A bit about how that works. A King or a God will grant land or some other benefit to a.

Loyal servant for faithful or exceptional service.

The grant was normally perpetual and unconditional.

But the servant’s heirs benefited from it only as they continued their father’s loyalty and service.

So this world Brandt covenant is contrasted.

With what is called a souzerain vassal treaty covenant, like we have with Moses and the people in God at Mount.

Sinai, where God says, I’ve done all.

These great things for you, saving you out of Egypt, I’ve been loyal to you.

I now have a list of ten.

Stipulations for you to show love and loyalty back to me. And if you want to be in.

Peace and prosperity in the land, you.

Have to be loyal to me by living these stipulations.

In contrast, a royal grant is after.

Long term faithful service.

God says, because of your faithfulness, I’m.

Going to do these things for you.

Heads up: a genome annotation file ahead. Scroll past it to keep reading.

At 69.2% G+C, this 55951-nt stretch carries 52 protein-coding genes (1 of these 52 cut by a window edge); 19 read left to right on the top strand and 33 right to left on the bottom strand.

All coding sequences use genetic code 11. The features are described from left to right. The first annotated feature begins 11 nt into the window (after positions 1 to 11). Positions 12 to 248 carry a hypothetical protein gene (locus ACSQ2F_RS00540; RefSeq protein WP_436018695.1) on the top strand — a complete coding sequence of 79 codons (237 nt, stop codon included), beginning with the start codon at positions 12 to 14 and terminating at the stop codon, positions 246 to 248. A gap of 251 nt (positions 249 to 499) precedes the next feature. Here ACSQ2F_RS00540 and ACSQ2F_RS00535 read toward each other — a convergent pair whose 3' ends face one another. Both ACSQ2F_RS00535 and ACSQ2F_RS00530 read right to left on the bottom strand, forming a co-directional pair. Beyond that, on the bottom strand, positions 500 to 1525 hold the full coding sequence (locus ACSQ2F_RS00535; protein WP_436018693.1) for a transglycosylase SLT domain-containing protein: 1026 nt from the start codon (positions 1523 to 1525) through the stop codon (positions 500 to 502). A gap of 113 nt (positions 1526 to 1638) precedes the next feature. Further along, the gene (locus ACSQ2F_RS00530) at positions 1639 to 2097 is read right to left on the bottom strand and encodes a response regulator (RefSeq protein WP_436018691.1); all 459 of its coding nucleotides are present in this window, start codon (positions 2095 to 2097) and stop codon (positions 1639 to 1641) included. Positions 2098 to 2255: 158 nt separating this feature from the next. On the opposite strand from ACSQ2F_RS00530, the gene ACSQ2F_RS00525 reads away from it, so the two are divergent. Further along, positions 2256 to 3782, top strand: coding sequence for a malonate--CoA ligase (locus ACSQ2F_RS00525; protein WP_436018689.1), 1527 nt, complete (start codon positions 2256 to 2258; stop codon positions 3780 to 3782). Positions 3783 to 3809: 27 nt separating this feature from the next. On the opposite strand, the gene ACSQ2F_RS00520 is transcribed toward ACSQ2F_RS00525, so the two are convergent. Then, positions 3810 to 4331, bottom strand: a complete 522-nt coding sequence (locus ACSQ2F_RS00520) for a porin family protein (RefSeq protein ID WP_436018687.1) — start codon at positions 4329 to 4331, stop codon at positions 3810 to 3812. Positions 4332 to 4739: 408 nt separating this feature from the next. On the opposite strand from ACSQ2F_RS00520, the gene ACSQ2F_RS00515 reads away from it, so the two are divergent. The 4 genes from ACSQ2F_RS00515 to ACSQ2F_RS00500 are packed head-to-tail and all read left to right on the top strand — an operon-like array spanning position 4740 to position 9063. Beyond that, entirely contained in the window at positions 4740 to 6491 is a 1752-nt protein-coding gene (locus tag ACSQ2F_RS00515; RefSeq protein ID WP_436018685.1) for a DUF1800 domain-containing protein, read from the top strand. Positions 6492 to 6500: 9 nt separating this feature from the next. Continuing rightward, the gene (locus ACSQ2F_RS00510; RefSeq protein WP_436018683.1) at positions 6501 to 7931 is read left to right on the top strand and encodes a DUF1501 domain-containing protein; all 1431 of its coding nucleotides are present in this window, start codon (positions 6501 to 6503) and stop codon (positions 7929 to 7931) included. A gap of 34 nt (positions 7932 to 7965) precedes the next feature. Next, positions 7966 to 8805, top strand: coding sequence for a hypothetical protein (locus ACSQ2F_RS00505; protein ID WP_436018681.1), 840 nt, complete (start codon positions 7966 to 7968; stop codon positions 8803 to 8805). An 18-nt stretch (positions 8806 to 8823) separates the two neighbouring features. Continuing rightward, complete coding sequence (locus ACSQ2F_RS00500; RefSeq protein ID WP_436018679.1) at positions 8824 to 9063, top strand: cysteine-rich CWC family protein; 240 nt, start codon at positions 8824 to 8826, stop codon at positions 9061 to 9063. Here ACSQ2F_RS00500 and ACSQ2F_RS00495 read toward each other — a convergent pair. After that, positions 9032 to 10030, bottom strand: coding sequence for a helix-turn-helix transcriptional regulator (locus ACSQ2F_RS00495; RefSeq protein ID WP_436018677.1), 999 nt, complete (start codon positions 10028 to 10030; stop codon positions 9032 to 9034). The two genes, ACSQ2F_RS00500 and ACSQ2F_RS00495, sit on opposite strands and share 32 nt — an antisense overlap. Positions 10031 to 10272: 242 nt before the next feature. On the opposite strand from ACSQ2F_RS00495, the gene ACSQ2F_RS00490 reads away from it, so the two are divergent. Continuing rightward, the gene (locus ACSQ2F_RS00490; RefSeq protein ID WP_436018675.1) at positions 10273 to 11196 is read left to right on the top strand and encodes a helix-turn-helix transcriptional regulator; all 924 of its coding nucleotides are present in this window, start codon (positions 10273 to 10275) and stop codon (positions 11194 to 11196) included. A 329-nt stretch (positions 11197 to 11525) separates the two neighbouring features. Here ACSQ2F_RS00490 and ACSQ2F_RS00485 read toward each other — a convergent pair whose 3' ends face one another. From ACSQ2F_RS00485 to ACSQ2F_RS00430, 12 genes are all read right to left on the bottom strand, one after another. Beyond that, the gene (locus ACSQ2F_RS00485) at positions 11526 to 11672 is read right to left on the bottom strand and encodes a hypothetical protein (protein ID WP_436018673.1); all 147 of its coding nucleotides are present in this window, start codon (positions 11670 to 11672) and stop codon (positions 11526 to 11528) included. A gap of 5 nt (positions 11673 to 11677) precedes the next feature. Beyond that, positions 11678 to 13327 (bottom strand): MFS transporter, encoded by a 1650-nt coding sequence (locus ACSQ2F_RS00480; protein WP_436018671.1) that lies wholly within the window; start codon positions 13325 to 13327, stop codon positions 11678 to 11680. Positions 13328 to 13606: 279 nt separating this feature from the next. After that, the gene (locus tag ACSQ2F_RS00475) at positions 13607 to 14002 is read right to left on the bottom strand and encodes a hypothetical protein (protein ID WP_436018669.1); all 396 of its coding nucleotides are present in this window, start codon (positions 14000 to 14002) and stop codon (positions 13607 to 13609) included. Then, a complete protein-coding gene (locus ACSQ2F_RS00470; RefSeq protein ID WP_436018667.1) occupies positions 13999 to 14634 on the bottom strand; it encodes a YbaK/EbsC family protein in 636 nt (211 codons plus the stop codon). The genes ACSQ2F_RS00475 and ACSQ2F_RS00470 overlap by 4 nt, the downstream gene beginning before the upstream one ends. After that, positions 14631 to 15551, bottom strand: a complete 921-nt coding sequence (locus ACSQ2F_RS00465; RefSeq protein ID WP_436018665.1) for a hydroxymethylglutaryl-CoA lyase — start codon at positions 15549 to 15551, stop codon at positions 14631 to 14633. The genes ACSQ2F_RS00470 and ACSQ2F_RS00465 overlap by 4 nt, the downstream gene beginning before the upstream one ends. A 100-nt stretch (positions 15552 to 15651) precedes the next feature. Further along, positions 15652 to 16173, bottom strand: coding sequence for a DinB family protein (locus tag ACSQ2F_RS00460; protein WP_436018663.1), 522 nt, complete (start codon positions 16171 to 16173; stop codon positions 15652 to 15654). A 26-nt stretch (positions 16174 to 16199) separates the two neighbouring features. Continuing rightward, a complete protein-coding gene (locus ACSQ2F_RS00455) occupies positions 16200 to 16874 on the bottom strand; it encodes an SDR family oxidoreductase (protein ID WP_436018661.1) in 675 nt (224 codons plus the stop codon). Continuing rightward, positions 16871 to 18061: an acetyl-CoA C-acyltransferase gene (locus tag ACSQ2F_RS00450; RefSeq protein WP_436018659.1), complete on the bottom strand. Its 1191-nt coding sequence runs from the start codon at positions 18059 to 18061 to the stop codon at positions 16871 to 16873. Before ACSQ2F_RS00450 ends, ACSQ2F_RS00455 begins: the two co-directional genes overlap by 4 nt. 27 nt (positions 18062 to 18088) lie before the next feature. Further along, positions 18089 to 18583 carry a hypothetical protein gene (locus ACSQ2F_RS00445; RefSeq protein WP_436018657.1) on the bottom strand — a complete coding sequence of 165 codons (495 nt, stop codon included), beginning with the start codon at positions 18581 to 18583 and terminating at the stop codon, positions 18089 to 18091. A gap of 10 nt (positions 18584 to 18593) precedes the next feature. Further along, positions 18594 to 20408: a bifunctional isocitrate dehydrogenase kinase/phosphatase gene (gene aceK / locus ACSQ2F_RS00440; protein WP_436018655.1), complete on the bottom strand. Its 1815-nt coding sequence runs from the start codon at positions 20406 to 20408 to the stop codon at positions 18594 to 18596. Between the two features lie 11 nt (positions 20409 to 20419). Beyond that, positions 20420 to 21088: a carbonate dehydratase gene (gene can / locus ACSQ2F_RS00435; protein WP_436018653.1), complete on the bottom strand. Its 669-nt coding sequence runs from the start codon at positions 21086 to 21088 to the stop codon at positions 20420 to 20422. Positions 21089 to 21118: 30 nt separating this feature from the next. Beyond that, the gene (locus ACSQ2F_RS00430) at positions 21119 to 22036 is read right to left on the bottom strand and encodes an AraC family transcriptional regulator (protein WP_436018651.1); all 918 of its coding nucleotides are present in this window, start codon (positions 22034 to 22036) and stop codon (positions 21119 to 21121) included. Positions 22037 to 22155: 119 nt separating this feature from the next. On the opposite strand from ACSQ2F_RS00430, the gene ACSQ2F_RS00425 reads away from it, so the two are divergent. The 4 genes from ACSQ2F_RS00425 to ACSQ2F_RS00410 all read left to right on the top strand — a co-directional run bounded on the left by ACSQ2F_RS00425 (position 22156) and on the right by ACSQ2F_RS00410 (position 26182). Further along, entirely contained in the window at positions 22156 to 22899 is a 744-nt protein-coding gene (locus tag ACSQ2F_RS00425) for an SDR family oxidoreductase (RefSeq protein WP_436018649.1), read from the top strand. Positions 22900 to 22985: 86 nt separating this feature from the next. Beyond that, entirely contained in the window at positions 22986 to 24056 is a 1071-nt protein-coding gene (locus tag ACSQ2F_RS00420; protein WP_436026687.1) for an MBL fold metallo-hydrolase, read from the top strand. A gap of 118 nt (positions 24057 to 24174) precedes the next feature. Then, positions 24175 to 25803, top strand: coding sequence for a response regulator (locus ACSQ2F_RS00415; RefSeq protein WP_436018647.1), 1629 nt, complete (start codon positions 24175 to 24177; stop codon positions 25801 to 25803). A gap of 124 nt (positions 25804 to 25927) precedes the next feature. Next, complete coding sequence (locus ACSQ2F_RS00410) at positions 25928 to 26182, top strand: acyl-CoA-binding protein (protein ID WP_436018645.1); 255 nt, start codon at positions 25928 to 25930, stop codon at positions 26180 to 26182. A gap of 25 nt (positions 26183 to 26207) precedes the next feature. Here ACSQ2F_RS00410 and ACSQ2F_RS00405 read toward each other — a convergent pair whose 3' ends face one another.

A royal grant is God giving a covenant to people. And in the other covenant, it’s us covenant with God to do things for.

God because of his faithfulness to us. So it’s kind of an inverted relationship.

These two covenant patterns are crucial for.

Understanding the Bible, because we have these.

Two significant royal grant covenants, abraham and.

David, where these long term enduring promises are made. And then on the flip side, all of us are asked to show our.

Faithfulness back to God so that we can have full access to what he.

Is eternally promised to two of his most faithful servants.

So wherever you’re at in your life, you can be faithful to God and you can get access to the David covenant, because you get access to Jesus and to the Abrahamic Covenant.

As a child of Abraham, you get.

The peace and prosperity that God offers.

Offers to all those who are beating it to Him. And that promise will endure through the ages for you, even right now.

Come Follow Me 2022 LDS (June 20-26) 2 Samuel 5-12 & 1 Kings 1-11 | Look to the Lord – powered by Happy Scribe